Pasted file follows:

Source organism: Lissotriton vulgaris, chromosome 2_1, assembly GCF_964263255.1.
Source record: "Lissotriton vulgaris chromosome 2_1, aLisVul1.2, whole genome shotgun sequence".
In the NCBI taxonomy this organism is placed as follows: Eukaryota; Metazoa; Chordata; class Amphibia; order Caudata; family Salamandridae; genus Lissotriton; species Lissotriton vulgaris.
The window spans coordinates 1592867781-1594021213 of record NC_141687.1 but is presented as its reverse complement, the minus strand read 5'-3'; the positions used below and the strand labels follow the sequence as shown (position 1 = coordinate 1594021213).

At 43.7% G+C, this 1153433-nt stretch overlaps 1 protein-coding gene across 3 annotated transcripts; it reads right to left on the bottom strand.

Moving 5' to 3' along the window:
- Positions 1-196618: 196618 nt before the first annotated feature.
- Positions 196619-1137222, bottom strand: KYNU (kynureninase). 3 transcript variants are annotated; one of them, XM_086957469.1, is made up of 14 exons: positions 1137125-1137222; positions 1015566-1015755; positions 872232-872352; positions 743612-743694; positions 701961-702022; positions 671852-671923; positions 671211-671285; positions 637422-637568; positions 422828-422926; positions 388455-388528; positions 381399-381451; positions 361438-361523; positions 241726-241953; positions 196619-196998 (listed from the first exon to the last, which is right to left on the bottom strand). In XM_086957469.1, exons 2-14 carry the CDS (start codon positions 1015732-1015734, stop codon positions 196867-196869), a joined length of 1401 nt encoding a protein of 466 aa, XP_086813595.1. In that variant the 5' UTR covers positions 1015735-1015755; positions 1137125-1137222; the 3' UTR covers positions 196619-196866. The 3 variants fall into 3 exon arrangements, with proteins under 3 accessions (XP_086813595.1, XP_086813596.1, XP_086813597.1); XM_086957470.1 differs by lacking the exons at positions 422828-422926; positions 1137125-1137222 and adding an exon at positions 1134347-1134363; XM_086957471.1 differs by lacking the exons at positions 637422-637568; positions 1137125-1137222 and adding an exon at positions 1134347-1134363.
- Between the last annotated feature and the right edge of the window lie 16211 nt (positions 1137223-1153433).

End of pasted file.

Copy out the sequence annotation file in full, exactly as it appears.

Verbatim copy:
Source organism: Lissotriton vulgaris, chromosome 2_1, assembly GCF_964263255.1.
Source record: "Lissotriton vulgaris chromosome 2_1, aLisVul1.2, whole genome shotgun sequence".
In the NCBI taxonomy this organism is placed as follows: Eukaryota; Metazoa; Chordata; class Amphibia; order Caudata; family Salamandridae; genus Lissotriton; species Lissotriton vulgaris.
The window spans coordinates 1592867781-1594021213 of record NC_141687.1 but is presented as its reverse complement, the minus strand read 5'-3'; the positions used below and the strand labels follow the sequence as shown (position 1 = coordinate 1594021213).

At 43.7% G+C, this 1153433-nt stretch overlaps 1 protein-coding gene across 3 annotated transcripts; it reads right to left on the bottom strand.

Moving 5' to 3' along the window:
- Positions 1-196618: 196618 nt before the first annotated feature.
- Positions 196619-1137222, bottom strand: KYNU (kynureninase). 3 transcript variants are annotated; one of them, XM_086957469.1, is made up of 14 exons: positions 1137125-1137222; positions 1015566-1015755; positions 872232-872352; positions 743612-743694; positions 701961-702022; positions 671852-671923; positions 671211-671285; positions 637422-637568; positions 422828-422926; positions 388455-388528; positions 381399-381451; positions 361438-361523; positions 241726-241953; positions 196619-196998 (listed from the first exon to the last, which is right to left on the bottom strand). In XM_086957469.1, exons 2-14 carry the CDS (start codon positions 1015732-1015734, stop codon positions 196867-196869), a joined length of 1401 nt encoding a protein of 466 aa, XP_086813595.1. In that variant the 5' UTR covers positions 1015735-1015755; positions 1137125-1137222; the 3' UTR covers positions 196619-196866. The 3 variants fall into 3 exon arrangements, with proteins under 3 accessions (XP_086813595.1, XP_086813596.1, XP_086813597.1); XM_086957470.1 differs by lacking the exons at positions 422828-422926; positions 1137125-1137222 and adding an exon at positions 1134347-1134363; XM_086957471.1 differs by lacking the exons at positions 637422-637568; positions 1137125-1137222 and adding an exon at positions 1134347-1134363.
- Between the last annotated feature and the right edge of the window lie 16211 nt (positions 1137223-1153433).